To give the "noir-o-meter" a plug (something I do with a lot less regularity than some...), lovers of Woolrich (and if one loves noir, how can one not have at least conditional love for ol' Corney?) will sometimes mistake his outlandish plots and colorful dialogue for "hard-boiled" when they are really anything but. And the noir-o-meter listings for key "hard-boiled v. melodrama" measures, as captured in this chart featuring nine Woolrich noirs, demonstrate this fact very succinctly:
THE CHASE, a more intensely developed version of the Woolrich formula (both by him and by Arthur Ripley, who definitely gave it something extra), is the anomaly here, but not too anomalous, as the score for "hard-boiled character strength"(far right column) indicate. (The higher the "Melo rate," the more of a "melo-noir" the film is; the lower the "HB character strength," the less hard-boiled the characters in the film are.) Overall "melo element strength" is at its strongest in NIGHT HAS A THOUSAND EYES...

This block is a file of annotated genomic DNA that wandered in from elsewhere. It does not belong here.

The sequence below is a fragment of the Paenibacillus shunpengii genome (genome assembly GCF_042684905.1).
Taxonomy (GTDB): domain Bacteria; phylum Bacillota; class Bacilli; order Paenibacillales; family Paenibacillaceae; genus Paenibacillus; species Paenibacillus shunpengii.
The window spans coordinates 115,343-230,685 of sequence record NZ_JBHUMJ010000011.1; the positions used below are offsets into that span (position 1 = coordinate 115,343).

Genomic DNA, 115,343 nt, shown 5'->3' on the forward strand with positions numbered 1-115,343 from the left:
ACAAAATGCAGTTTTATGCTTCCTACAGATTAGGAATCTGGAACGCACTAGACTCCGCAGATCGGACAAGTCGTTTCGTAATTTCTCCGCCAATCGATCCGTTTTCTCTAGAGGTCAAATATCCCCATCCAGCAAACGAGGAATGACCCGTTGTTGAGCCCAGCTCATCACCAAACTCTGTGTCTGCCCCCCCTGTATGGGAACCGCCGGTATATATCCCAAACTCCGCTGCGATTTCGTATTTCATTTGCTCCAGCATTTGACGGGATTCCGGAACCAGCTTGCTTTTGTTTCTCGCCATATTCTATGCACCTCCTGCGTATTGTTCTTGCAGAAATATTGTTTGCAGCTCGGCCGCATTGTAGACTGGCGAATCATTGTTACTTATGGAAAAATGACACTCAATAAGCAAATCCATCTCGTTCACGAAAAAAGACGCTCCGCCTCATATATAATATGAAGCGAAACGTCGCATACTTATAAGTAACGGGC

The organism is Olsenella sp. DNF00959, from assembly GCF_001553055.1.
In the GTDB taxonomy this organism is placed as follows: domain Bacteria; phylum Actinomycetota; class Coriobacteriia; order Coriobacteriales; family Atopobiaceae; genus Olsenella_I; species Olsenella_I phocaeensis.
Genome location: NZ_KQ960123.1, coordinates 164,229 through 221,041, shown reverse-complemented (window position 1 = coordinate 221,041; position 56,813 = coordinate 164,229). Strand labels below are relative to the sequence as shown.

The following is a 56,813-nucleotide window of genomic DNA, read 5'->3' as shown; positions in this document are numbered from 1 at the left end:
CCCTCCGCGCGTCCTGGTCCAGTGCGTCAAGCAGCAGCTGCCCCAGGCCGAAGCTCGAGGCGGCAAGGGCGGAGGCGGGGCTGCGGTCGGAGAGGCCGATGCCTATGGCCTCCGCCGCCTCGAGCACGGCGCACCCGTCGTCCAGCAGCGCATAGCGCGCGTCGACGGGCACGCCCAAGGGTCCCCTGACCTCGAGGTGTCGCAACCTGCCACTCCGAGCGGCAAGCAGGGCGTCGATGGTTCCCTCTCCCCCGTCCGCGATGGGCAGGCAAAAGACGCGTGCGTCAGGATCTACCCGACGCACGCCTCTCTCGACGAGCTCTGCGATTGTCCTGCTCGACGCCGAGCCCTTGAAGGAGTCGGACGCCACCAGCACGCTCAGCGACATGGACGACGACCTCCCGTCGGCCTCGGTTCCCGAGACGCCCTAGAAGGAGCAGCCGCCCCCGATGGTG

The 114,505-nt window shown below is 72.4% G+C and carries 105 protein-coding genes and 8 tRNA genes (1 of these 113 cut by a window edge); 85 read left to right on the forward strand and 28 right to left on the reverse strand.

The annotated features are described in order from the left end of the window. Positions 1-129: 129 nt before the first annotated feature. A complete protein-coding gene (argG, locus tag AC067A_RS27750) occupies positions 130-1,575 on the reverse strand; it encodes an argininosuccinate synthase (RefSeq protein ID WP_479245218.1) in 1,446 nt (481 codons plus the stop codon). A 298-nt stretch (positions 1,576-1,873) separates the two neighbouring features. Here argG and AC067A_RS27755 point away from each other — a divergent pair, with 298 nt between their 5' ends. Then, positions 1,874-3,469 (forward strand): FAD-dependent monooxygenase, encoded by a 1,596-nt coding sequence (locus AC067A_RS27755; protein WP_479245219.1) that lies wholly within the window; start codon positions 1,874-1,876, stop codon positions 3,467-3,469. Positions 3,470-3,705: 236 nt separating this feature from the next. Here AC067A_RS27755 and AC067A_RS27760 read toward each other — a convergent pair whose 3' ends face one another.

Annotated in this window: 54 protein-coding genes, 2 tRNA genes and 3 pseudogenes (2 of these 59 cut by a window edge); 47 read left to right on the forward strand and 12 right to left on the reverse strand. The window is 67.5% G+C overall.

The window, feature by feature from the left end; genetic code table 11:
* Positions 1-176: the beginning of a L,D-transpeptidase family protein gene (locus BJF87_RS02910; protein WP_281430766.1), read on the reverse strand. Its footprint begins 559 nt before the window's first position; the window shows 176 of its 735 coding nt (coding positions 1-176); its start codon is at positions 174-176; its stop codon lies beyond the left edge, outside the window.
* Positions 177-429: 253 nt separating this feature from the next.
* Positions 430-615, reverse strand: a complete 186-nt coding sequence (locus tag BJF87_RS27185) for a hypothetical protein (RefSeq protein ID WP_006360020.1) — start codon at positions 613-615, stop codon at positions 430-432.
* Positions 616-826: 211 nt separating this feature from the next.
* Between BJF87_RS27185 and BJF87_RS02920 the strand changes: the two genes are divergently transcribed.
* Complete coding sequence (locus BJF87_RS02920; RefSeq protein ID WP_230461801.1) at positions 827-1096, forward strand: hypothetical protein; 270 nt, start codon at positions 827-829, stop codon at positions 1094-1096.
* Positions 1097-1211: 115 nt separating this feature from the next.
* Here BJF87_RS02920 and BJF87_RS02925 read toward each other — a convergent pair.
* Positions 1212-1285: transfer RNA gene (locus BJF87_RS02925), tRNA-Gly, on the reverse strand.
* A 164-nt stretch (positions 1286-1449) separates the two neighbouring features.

...and NO MAN OF HER OWN is, as Dan asserts, a melo-noir all the way--and, I'd argue, would still be a melo-noir even if they'd decided to use the ending in the novel.